I imagine that, at times, the people around Jesus just didn't quite know what to make of this itinerant preacher. Jesus never did anything "by the book." He didn't "play by the rules" of the day. He certainly did things that were totally unexpected and said things that must have been counter to the popular opinions of His day. Jesus made people feel uncomfortable - He asked them to do things they would rather not do.
John the Baptist pleaded with him that it was he who should be baptized. A few years later, Peter would argue that Jesus would never wash his feet. The Pharisees liked to point out that anyone who frequented with tax collectors and sinners could not possibly be the long-awaited Messiah, the Holy One promised to deliver the Israelites from their enemies.
But all throughout His ministry, Jesus unveiled a new plan, one revealing a startling new way of looking at the promised reign of God; one that would come about not through power, or force or military conquest, but through compassion, gentleness and peace ("a bruised reed he shall not break, and a smoldering wick he shall not quench"). The Baptism of Jesus was a beginning - the beginning of the mission of peace and justice, pre-figured in the Servant passage of Isaiah and echoed by the heavenly voice: "This is my beloved in whom I am well pleased."
Baptism is an extraordinary time in our lives as well: a time of wonder and awe, a celebration of hope and promise for us and for our families. But it is also the beginning of a challenging commitment to live the difficult and demanding life of the Gospel.
The whole of the Christian life is like a great pilgrimage to the house of the Father, whose unconditional love for every human creature is something we rediscover anew each day. This pilgrimage takes place in the heart of each person; it begins there, but should extend to the believing community, and then reach out to the whole of humanity.
The challenge of Baptism is one that requires us to look deeply into our own hearts and souls. We have been blessed to have received the Good News of Salvation. But this is a continuing challenge.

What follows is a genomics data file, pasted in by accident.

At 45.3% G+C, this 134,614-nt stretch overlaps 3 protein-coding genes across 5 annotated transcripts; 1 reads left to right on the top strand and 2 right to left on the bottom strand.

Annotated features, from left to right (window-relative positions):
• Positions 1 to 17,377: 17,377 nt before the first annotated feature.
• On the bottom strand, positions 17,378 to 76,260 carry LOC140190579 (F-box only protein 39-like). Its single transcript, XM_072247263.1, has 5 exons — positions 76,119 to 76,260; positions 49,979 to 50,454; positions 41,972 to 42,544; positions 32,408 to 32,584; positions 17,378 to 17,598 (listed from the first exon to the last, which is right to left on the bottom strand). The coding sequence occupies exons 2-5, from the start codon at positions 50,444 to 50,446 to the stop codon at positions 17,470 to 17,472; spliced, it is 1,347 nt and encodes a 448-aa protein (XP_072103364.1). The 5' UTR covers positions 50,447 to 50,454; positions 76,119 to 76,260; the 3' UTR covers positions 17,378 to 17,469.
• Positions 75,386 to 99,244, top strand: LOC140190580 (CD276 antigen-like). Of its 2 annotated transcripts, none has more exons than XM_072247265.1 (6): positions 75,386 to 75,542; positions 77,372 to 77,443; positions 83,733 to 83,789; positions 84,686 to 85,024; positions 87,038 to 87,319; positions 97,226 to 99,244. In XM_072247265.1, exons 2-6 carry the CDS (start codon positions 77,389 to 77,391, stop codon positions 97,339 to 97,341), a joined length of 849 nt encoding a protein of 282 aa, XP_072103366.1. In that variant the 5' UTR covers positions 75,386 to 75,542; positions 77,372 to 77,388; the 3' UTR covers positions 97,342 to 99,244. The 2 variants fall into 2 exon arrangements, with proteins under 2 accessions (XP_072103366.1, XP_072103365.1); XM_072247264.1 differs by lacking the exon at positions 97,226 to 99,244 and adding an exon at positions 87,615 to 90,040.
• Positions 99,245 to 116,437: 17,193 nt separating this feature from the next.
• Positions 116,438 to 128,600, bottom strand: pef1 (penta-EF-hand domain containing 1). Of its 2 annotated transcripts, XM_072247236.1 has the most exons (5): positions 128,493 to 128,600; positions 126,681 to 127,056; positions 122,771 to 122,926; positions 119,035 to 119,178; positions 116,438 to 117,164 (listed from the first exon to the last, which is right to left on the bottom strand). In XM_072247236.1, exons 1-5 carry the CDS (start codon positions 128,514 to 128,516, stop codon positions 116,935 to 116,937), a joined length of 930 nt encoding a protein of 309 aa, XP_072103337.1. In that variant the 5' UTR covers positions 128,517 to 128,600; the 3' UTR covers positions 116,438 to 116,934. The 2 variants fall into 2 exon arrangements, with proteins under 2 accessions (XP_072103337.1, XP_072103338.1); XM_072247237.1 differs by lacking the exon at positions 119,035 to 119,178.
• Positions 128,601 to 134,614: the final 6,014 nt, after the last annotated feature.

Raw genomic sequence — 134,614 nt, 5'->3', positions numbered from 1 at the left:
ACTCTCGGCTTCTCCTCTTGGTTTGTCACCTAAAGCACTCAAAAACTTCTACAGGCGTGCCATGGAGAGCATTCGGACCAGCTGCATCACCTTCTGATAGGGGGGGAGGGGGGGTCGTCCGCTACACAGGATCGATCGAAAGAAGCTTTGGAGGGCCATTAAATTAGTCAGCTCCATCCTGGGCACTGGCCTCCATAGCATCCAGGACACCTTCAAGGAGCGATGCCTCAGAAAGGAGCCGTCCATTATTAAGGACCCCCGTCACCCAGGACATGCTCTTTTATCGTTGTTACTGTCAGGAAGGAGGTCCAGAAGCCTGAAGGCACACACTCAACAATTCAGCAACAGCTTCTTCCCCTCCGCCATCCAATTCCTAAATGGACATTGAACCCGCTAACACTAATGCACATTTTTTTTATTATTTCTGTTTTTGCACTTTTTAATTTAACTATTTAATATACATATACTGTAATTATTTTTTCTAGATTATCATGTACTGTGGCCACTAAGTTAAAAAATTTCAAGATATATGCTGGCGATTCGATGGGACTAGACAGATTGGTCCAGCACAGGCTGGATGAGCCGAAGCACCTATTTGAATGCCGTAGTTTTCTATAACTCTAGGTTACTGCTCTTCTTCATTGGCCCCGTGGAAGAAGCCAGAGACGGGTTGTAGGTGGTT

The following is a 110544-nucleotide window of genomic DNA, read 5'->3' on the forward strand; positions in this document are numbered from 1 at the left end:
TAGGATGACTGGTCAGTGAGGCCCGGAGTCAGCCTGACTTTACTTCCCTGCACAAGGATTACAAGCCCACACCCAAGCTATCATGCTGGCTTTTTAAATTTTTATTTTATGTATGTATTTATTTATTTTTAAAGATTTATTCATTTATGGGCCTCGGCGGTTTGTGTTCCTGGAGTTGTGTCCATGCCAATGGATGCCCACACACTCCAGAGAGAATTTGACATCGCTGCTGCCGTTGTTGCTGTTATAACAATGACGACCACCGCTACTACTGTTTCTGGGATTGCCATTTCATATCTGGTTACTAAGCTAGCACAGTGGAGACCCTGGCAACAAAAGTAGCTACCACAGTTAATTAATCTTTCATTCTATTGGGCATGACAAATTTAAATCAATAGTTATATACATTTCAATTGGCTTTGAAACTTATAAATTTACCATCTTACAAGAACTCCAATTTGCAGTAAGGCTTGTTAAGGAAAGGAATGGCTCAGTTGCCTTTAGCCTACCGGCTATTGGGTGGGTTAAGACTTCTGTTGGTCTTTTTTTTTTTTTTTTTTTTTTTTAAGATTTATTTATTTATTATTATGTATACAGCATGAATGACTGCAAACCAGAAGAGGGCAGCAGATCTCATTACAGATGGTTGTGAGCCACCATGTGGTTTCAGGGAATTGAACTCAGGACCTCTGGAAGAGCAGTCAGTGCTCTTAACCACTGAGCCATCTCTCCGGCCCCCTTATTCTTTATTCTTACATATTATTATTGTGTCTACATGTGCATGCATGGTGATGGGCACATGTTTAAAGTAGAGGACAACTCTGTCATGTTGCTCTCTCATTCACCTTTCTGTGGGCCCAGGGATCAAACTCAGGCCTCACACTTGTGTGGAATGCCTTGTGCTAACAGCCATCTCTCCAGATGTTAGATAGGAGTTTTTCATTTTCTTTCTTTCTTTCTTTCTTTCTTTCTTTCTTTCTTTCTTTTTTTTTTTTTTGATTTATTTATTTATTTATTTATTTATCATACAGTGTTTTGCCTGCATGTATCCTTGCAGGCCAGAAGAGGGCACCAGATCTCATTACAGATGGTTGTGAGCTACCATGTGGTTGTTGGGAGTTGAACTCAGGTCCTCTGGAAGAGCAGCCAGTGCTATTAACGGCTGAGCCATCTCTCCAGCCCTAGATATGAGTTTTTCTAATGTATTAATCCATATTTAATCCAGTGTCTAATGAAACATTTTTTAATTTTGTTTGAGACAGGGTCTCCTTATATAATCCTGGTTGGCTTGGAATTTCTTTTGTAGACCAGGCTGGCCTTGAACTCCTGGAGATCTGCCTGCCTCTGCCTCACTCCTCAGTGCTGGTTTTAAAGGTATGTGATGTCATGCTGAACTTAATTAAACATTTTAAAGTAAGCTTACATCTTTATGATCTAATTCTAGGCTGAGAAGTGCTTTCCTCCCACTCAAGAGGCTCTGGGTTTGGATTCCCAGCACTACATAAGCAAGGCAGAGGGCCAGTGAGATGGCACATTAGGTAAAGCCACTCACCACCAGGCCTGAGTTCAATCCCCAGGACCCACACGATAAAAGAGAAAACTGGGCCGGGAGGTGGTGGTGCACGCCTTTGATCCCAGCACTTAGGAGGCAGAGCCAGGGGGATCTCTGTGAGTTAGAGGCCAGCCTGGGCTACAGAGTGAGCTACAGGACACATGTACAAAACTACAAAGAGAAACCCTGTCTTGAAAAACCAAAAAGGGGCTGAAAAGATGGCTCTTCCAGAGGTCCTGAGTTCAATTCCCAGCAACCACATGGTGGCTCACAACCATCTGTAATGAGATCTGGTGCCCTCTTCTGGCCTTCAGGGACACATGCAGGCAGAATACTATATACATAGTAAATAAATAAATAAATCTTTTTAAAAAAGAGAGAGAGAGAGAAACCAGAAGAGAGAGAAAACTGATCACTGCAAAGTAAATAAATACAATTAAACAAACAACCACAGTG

Like those who have gone before us in faith, we do not have the option of saying: "I can't do this - I'm not trained for this - there are others more qualified." John had to baptize, Peter had to be washed - the ministry of service exemplified in the life of Jesus is our inheritance and our responsibility.
The mission of Baptism calls us to proclaim Jesus Christ as Lord and Savior - even when the Gospel message is unwelcome- in our own hearts or in the world around us. We must truly become brothers and sisters, a pilgrim community in which all are loved, honored, and respected. And it is our responsibility - our public ministry - to be the presence of Christ in the lives of others - even among those who do not believe.
The Feast of the Baptism of the Lord brings the beginning of "Ordinary Time" in the Liturgical cycle. The Scriptures and Liturgies of Ordinary Time will remind us of the ongoing implications of our Baptism: that moment when God seized each one of us, made us His own in a special way, anointed us with His Spirit, and commissioned us to continue the mission of Jesus. This will be a time when we are again seized by God, anointed by the Spirit, declared to be His beloved - to be light - to bring justice - to heal the bruised - to help keep flickering lights from going out....